The Kansas Department of Health and Environment reports that several foodborne illness outbreaks in Minnesota that have been linked with certain types of frozen entrees have prompted the Kansas Department of Health and Environment (KDHE) and the USDA Food Safety Inspection Service (FSIS) to alert consumers of the need to cook these products safely.
The frozen entrees in question contain boneless chicken that may be breaded, stuffed or filled. Because these products are often stuffed or filled with additional ingredients, they may take longer to reach a safe, internal cooking temperature of 165 degrees F than consumers might expect.

‘Chicken and other poultry should always be cooked to an internal temperature of at least 165 degrees Fahrenheit,” stated Dr. Howard Rodenberg, Director of the KDHE Division of Health and State Health Officer. ‘The amount of cooking time needed depends on the power of the microwave oven. Using a food thermometer is the only way of knowing that food has reached a high enough temperature to destroy bacteria.”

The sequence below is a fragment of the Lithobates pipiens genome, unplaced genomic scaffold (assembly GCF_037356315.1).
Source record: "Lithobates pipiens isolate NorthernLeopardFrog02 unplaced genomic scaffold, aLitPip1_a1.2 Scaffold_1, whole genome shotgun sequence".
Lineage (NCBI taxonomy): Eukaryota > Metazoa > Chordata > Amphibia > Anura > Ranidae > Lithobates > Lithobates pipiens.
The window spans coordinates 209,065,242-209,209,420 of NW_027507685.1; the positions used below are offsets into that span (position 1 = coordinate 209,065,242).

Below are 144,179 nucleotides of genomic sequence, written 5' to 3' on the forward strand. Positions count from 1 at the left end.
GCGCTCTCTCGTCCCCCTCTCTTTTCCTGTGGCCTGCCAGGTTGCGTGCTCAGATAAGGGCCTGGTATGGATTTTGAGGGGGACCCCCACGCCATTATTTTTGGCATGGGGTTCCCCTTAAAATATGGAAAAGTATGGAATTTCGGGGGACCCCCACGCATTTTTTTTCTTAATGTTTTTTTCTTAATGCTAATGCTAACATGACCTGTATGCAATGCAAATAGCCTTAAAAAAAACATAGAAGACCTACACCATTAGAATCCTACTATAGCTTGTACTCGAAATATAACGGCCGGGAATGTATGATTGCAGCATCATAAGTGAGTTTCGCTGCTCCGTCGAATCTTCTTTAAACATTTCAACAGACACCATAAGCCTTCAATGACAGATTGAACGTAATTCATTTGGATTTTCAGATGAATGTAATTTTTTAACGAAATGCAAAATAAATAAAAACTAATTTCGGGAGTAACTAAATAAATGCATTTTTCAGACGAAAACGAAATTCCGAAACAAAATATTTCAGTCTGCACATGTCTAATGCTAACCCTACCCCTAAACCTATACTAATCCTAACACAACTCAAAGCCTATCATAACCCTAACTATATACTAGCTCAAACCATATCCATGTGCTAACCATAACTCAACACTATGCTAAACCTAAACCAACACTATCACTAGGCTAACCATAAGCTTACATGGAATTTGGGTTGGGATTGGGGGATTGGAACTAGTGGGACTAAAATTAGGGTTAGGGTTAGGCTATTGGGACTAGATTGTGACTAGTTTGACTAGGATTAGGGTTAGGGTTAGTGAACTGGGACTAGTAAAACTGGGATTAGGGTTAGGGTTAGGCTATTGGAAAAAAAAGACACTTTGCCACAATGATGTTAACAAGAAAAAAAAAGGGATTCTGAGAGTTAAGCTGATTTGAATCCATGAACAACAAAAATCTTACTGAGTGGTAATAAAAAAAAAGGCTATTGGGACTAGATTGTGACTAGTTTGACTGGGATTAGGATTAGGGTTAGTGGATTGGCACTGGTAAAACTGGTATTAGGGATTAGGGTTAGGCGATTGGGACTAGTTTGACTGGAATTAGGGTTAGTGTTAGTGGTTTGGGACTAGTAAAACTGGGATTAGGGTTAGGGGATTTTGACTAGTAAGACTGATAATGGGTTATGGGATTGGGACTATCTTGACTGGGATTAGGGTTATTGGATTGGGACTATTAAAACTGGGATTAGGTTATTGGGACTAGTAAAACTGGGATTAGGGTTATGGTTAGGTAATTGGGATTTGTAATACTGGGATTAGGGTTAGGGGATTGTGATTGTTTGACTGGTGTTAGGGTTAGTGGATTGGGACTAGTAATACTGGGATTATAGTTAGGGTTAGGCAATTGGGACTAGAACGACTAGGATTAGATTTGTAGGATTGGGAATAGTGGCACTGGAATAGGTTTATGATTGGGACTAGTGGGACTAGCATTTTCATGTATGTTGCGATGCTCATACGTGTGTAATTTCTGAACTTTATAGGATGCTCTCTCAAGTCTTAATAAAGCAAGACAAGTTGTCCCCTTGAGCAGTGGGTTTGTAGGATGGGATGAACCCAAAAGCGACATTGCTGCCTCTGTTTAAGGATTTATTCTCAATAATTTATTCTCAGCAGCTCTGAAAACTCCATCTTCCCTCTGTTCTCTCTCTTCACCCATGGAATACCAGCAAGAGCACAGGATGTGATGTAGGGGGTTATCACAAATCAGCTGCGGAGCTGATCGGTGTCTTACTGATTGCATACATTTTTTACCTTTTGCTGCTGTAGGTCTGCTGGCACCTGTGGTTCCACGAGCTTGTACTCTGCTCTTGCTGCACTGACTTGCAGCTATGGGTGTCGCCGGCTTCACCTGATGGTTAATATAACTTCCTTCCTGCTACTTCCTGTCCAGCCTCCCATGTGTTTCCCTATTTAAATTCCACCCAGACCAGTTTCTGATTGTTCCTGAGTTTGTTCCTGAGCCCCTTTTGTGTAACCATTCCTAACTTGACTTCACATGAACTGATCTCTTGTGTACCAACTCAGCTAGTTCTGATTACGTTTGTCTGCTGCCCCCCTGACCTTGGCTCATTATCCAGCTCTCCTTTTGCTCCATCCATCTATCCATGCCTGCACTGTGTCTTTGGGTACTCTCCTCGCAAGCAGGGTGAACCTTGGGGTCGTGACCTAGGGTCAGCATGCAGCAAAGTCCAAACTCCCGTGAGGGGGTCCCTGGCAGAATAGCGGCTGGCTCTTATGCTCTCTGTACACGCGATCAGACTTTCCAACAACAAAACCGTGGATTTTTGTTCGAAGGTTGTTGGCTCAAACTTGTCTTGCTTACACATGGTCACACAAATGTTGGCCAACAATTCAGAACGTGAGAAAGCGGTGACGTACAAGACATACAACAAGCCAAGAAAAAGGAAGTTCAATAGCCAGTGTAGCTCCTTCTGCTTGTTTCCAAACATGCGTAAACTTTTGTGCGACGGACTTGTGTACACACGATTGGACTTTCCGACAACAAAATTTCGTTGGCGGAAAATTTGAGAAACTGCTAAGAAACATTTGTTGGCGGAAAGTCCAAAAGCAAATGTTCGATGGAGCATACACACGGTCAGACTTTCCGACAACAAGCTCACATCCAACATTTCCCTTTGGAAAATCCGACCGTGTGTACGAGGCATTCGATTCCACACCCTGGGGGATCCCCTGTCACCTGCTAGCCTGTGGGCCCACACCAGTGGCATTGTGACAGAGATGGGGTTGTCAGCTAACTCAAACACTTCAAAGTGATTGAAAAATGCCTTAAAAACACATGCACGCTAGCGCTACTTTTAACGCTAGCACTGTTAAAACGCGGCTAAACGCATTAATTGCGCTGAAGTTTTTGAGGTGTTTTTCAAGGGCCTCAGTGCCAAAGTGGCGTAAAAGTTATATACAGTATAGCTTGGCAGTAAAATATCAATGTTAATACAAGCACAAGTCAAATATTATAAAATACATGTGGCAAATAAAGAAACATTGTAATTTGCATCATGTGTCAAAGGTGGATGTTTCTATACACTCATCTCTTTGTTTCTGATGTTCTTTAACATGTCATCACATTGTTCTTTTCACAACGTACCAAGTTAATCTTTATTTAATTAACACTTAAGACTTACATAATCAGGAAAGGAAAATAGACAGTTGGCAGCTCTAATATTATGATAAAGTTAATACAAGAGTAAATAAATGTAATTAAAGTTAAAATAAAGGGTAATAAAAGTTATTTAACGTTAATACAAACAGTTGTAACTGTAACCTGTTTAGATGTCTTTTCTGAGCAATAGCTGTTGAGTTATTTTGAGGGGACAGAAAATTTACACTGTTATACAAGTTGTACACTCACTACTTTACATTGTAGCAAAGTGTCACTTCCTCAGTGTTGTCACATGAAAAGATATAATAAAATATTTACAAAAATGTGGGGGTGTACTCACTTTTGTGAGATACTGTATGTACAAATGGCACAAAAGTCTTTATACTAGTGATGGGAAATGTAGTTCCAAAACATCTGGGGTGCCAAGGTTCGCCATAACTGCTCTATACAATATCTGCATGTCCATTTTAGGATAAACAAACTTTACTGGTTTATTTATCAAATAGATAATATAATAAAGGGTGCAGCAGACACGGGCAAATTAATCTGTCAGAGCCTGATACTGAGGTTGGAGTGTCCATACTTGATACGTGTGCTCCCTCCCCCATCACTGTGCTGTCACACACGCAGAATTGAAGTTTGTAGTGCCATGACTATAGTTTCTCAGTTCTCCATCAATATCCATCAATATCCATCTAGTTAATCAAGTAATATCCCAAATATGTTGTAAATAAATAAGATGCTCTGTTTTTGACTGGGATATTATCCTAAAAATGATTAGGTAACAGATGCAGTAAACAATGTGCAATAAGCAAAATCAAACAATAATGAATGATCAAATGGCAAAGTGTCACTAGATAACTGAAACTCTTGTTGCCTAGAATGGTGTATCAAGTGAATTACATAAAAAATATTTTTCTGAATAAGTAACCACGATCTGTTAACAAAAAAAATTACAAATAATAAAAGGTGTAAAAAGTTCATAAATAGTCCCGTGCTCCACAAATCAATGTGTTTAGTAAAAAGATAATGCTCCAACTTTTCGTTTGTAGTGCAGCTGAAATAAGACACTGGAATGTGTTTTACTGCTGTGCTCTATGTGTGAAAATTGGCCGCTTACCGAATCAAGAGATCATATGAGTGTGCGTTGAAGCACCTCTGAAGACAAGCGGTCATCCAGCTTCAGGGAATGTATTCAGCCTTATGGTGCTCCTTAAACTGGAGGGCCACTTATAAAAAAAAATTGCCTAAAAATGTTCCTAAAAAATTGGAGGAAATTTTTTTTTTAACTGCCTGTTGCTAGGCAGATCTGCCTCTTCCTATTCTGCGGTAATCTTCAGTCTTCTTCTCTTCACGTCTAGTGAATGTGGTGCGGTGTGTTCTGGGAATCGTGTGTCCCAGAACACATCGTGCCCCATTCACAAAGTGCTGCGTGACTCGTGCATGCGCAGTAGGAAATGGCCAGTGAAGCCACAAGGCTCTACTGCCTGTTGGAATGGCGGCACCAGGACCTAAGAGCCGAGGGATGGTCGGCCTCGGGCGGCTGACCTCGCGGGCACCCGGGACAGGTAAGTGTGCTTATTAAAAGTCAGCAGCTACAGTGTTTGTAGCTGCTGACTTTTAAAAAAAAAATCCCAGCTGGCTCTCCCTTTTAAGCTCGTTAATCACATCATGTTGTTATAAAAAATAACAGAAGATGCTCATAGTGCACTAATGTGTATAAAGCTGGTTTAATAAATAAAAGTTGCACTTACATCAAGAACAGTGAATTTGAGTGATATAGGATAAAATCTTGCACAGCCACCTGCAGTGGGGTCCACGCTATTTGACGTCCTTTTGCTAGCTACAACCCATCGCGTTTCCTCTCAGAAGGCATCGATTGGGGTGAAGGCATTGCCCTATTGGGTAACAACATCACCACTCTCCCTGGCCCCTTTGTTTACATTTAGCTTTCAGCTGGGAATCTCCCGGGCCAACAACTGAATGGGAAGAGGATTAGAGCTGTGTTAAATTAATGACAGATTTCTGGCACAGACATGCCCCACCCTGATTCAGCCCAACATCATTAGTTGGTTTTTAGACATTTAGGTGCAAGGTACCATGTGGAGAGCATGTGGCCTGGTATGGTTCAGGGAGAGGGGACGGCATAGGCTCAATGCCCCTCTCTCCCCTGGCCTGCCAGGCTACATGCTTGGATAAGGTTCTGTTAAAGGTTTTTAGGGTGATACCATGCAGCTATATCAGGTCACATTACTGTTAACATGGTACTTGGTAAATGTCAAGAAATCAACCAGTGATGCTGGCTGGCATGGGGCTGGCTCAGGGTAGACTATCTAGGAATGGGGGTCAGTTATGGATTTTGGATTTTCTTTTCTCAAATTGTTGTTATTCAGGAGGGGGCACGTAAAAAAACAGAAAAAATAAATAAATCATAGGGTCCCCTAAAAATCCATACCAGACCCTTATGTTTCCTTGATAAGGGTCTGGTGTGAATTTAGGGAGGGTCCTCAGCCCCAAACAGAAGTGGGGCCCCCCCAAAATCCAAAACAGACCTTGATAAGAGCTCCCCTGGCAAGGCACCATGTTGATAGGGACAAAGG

In some cases, consumers may not realize that the breading on these products has only been pre-browned (not pre-cooked) and that these entrees contain raw chicken. Consumers should carefully read packages to see if frozen foods are pre-cooked or not. Products labeled with phrases such as ‘Cook and Serve,” ‘Ready to Cook,” and ‘Oven Ready” are intended to convey to the consumer that the product is raw (not ‘ready-to-eat”) and must be fully cooked for safety. FSIS is taking steps to ensure that cooking instructions are effective, understandable and practical.